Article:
August is our Membership and New Club Development Month. Unlike a manufacturing plant which has machinery, equipment and inventories as its key assets, our core asset is actually our members. We need members to drive the causes of Rotary in its quest to build a better world.
The Rotary movement is now at a crossroad. We are facing an aging membership structure while the rest of the world is rapidly being transformed by technological and other changes. Such changes have produced a new generation whose values differ from us in several ways. In our drive to recruit new members we should welcome the younger generation to our fold. Without net membership growth and a younger membership profile to succeed the older ones, our role as an established and active service organisation will diminish and we will soon fade away.
I encourage all clubs to start their membership drive early in the year. We need time to search for potential members, to assess them, to provide them with Rotary information, to make them fill comfortable with our club and to get them committed. You can approach District Officers for advice and support.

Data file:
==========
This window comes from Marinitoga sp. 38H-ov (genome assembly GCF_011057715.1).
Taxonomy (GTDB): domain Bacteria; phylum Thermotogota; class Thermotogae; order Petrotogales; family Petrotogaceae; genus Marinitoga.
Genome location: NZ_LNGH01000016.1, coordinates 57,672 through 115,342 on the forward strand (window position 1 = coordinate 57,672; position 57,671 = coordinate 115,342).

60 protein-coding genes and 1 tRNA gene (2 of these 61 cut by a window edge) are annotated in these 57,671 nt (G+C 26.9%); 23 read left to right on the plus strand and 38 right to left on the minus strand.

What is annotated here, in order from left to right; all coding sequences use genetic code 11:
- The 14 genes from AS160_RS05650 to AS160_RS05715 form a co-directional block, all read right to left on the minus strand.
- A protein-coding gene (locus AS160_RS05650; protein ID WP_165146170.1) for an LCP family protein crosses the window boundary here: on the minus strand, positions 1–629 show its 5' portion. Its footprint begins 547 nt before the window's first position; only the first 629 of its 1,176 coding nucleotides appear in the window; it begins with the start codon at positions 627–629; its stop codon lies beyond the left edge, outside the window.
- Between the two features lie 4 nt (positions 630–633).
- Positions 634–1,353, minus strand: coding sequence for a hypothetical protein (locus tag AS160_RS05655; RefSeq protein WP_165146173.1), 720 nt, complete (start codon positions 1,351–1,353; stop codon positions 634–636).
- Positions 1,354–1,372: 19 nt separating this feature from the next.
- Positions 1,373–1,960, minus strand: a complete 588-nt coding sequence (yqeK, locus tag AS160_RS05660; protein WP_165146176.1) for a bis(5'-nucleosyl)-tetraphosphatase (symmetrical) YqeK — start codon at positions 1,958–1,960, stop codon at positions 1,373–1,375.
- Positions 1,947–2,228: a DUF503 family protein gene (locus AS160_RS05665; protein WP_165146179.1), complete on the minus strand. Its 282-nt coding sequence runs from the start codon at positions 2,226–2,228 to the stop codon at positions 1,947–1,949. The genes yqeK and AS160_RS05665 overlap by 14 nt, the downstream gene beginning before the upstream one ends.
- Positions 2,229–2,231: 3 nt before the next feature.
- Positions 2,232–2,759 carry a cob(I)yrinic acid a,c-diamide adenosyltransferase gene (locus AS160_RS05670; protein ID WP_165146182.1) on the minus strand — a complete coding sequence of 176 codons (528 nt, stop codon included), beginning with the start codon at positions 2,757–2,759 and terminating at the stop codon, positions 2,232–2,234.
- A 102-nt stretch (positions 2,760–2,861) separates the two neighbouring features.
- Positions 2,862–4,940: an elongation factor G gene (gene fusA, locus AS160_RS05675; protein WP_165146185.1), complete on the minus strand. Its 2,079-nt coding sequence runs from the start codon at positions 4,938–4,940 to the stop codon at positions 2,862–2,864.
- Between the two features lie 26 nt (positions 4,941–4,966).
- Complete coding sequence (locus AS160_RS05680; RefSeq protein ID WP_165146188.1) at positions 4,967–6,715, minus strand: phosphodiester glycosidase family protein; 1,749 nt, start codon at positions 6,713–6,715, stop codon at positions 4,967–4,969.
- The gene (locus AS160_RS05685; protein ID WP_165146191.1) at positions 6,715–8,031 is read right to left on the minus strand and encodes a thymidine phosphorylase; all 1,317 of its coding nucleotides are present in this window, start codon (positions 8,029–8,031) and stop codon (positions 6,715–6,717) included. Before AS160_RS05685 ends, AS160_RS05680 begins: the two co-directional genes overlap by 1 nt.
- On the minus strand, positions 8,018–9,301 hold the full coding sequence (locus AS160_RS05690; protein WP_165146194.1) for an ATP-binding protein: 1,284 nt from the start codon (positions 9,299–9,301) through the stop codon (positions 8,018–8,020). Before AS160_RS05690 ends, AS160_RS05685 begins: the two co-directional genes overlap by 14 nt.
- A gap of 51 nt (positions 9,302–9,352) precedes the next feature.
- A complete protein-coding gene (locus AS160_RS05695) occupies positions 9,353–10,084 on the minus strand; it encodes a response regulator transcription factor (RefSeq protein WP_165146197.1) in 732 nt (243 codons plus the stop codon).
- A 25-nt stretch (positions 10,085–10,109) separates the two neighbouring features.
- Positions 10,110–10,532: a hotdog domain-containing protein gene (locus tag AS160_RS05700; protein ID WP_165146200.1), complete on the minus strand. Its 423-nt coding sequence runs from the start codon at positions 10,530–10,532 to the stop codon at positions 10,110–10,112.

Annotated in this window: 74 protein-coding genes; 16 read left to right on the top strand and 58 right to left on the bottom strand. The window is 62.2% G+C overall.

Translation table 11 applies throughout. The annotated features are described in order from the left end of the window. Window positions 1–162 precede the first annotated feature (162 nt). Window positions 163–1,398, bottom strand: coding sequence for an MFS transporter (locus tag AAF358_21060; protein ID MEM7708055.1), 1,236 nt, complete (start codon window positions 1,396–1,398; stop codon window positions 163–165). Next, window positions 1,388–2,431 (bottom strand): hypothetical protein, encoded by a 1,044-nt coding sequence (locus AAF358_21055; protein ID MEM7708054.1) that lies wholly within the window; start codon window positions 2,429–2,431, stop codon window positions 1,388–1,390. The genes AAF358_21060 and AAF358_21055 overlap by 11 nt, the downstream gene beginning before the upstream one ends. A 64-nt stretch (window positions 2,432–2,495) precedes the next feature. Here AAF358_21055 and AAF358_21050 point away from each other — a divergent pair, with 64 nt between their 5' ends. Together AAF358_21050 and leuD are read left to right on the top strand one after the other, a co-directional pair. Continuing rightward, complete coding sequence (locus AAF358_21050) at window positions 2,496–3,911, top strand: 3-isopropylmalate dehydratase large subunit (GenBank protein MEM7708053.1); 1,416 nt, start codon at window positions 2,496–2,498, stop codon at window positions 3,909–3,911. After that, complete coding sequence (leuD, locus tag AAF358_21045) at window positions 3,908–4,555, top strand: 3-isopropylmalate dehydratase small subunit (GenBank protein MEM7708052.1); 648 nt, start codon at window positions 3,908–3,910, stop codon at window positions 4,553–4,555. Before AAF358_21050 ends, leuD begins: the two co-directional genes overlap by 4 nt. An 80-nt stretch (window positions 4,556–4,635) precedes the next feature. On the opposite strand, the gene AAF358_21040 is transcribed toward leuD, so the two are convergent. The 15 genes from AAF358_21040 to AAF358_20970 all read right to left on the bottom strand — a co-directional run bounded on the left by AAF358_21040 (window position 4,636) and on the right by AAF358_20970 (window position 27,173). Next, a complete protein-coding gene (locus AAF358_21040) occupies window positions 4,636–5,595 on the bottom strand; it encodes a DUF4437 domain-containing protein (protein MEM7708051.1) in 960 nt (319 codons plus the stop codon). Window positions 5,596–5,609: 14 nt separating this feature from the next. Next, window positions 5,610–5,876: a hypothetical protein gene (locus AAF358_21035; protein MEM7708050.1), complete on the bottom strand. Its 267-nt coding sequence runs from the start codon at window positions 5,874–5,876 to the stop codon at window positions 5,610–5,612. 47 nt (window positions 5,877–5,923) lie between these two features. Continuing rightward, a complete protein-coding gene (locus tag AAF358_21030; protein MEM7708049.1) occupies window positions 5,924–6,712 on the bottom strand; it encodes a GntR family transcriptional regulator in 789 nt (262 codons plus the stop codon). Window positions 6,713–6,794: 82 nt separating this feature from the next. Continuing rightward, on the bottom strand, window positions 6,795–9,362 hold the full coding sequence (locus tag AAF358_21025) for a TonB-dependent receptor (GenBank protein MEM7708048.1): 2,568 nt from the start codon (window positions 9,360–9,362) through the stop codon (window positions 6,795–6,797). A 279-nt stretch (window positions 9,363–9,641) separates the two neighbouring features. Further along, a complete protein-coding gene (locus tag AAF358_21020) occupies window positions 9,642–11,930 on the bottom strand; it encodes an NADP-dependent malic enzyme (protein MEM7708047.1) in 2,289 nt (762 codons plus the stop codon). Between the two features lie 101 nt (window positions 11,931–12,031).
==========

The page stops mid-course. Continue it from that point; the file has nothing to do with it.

There are several ways to attract members and I will leave it to each club to pursue what is best for them. I can only suggest some and these include the invitation of business and community leaders to club meeting, invitation to event being planned such as Rotary Day, tapping on Rotarian’s network of friends and business partners, current and past Rotaractors (some of them could be ready), and working with trade/business associations.
While we are recruiting new members we must also pay attention to our existing members. Keep them engaged through regular fellowship events. Involve the spouses too. I noted that those clubs with strong fellowship tend to retain their members better. Fellowship helps to bond members closely together so that they feel comfortable and motivated to undertake service projects. At the District level I am encouraging joint-fellowship events to bring clubs together.
In a world of disruptive technologies be open to new ideas and new ways of doing Rotary activities. Make use of social media regularly to engage the younger members. Avoid undertaking projects that will impose a heavy burden on your members. You can explore Global Grants and joint-projects to lessen your financial burdens.
Our current membership statistics for District 3310 show that we have 71 Rotary Clubs with a total of 2,041 members. My aim is to increase the number of clubs to 75 with an overall membership of 2,450 by 30 June 2019. The targets are achievable if we start early. Of course, we have to aim higher because there will be attrition. If all of us put our heart and mind together to work as one united team, we will be able to score well.
I wish you all the best in your membership drive.
D3310 District Governor RY2018-19